CNMAP Faculty Researchers
Professor and Chair of the Department of Communication Studies and Multimedia at McMaster University, where she is also affiliated with the program in Gender Studies and Feminist Research. Her publications include her award-winning book, Victory Through Harmony: The BBC and Popular Music in World War II (Oxford, 2012) and the collection, co-edited with James Deaville, Music and the Broadcast Experience (Oxford, 2016). Current projects include Bigger than the Beatles? Vera Lynn’s Postwar Career and the Problems of Popular Music History and an edited collection on Beyoncé (contracted by Wesleyan’s Music and Culture series).
Canada Research Chair in Communication Policy and Governance, is an Associate Professor of Communication Studies at McMaster University in Canada. She researches and teaches on communication policy and governance and directs McMaster’s Communications Governance Observatory. She has published two books on international copyright: International Copyright and Access to Knowledge (Cambridge University Press, 2016) and The Struggle for Canadian Copyright: Imperialism to Internationalism, 1842-1971 (UBC Press, 2013), as well as numerous peer-reviewed articles and book chapters on international copyright, privacy, and other topics in new media, traditional media, and communications theory.
Works in the areas of Feminist Media Studies and Science and Technology as well as multimodal creation, probing issues of participation, social justice, equity and access. Paula directs Pulse Lab, and teaches and supervises students in the Communication Studies, and Multimedia undergraduate programs, the MA in Communication and New Media, the MA and PhD certificate in Gender Studies and Feminist Research and the PhD in Communication, New Media and Cultural Studies. https://pulselab.humanities.mcmaster.ca/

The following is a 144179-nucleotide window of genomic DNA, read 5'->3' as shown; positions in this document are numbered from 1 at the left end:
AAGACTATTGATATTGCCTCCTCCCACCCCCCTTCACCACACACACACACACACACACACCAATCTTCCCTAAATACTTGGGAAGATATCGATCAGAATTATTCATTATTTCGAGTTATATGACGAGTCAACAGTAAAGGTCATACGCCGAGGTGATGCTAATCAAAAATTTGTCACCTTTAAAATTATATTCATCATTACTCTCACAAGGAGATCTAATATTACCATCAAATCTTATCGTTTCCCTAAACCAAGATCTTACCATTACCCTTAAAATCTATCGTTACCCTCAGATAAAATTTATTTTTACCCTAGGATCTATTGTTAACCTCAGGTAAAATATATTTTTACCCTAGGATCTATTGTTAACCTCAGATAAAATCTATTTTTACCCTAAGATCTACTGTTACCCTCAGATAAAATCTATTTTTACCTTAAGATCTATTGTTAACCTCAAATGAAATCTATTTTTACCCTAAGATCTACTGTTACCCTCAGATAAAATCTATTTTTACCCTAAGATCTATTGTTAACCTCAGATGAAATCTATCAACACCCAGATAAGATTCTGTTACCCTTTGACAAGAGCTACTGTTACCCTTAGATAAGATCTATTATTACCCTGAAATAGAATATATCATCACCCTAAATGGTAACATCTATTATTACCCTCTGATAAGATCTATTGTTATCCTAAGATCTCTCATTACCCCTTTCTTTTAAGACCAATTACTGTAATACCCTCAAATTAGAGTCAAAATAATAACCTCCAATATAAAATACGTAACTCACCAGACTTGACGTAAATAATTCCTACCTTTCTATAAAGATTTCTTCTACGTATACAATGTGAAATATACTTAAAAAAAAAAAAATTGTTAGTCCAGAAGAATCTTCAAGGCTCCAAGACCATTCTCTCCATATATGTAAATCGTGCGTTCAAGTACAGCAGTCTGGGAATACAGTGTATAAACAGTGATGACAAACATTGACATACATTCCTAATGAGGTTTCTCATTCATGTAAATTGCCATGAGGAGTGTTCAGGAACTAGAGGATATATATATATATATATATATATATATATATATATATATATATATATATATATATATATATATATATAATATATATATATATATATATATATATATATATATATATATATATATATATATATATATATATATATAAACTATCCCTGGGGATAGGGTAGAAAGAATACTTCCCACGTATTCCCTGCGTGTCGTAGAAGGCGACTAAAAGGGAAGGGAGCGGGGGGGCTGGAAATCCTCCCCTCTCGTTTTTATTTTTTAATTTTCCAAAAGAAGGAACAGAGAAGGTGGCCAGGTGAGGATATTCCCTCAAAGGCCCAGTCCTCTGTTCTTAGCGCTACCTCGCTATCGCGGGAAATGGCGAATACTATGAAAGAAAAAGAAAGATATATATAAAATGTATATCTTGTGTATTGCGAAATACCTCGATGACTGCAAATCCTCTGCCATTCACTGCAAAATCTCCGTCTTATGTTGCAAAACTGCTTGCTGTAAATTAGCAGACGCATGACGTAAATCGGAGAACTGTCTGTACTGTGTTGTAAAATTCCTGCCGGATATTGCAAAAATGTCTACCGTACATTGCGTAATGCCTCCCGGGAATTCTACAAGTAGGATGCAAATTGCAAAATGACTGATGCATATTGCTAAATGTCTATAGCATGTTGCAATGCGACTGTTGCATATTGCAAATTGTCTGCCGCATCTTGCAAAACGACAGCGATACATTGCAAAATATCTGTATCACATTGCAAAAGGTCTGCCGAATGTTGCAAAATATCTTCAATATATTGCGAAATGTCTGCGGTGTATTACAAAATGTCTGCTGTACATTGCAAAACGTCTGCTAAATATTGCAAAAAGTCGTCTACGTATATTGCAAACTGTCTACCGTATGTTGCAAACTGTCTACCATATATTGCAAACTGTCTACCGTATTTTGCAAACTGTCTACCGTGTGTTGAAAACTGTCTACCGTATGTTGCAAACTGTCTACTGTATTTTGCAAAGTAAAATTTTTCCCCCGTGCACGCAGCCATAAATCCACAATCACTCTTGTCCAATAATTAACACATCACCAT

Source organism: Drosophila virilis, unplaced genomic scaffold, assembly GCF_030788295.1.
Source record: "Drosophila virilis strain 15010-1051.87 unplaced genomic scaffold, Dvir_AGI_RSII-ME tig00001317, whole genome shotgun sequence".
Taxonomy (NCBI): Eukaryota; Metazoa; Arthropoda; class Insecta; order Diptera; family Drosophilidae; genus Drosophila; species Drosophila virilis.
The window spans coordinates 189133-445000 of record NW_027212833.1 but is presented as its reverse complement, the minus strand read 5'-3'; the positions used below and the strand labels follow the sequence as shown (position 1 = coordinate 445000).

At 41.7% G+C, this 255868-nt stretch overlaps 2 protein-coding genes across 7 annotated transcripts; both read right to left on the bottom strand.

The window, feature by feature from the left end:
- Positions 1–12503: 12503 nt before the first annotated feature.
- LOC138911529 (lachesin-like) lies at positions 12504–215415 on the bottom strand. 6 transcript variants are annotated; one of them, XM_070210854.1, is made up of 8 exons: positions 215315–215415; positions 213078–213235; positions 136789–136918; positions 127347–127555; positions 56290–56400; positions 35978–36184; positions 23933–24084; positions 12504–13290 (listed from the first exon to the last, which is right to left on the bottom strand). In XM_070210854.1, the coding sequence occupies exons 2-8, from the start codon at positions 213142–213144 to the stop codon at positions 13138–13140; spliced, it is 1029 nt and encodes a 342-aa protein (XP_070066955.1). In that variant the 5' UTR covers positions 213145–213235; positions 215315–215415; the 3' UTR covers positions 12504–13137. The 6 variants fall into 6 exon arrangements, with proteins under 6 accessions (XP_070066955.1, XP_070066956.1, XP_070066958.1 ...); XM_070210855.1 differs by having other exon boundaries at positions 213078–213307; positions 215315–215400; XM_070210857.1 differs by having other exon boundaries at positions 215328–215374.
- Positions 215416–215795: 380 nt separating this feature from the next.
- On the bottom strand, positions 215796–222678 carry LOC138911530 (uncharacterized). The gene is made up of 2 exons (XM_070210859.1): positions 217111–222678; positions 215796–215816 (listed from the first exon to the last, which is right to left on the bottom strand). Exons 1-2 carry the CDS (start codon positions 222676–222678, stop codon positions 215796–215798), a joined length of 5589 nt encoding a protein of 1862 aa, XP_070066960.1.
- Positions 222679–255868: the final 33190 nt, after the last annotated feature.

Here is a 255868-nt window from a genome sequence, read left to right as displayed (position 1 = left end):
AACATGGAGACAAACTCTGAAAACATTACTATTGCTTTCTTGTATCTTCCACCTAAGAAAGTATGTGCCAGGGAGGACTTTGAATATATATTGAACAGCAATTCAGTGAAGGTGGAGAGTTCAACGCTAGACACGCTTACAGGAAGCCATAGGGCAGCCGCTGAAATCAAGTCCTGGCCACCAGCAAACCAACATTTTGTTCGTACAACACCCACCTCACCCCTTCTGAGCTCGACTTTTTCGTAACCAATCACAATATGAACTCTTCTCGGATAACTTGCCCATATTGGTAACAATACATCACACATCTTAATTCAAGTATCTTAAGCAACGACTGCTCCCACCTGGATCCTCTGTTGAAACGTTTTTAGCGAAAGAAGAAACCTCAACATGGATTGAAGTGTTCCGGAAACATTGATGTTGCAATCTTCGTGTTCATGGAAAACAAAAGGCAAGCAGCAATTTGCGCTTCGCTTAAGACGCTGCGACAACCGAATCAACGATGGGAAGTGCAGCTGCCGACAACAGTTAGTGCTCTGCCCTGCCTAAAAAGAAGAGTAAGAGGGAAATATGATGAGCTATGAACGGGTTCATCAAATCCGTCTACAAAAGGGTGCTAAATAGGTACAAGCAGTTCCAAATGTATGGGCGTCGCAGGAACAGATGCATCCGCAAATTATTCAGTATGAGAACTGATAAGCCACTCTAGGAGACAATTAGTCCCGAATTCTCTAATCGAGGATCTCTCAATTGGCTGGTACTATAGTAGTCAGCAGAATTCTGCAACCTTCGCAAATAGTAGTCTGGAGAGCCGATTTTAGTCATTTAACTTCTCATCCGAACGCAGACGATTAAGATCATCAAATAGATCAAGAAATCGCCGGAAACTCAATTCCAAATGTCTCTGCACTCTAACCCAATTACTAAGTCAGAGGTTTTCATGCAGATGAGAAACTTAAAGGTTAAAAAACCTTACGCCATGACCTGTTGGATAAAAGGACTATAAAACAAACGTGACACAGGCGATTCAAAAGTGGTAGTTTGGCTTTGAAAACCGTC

Associate Professor in the Department of Communication Studies and Multimedia at McMaster University and Director of Research for the macGRID Simulation Research Network. His research and creative works in emerging media technologies, include the practices and applications of artificial intelligence, robotics, virtual worlds and mixed reality environments. Dr. Smith’s recent cultural robotics project, hitchBOT: The hitchhiking robot, received extensive international media coverage. Dr. Smith is also the lead researcher on the Virtual Cities Environment project, an industry-partnered 3D city-modeling platform based on the automated analysis and co-registration of large LIDAR, GIS, and street-view image data sets. He teaches courses in coding, design, and new media arts.
Chris Myhr is an interdisciplinary media artist whose practice engages with photography, the moving image, sound, and installation. His research looks at intersections between art, science, and ecology – focussing on current discourse around human-nonhuman relationships and materiality. Myhr is currently developing a project titled “Point-Line-Intersection” that examines our interconnections with the Earth’s hydrosphere, and the tension between water as life, vitality and industry, as well as a source of immense and unpredictable destructive power.
Artist programmer, live coding and guitar performer, and the lead developer of numerous software projects used in network music and live coding (including the Estuary platform for networked, collaborative, multi-lingual live coding). In addition to directing the Centre for Networked Media and Performance, he runs the Networked Imagination Laboratory (NIL) at McMaster, and teaches in the undergraduate Multimedia program, the MA in Communication and New Media, and the PhD in Communication, New Media, and Cultural Studies. http://www.dktr0.net
Assistant Professor in the Department of Communication Studies and Multimedia and Academic Director for The Lewis & Ruth Sherman Centre for Digital Scholarship at McMaster University. Her work is concerned with the social, political and economic processes that normalize behaviours and attitudes about the value of datafication, and how systems of power, in/justice and in/equity are sustained by the quantification of collective life.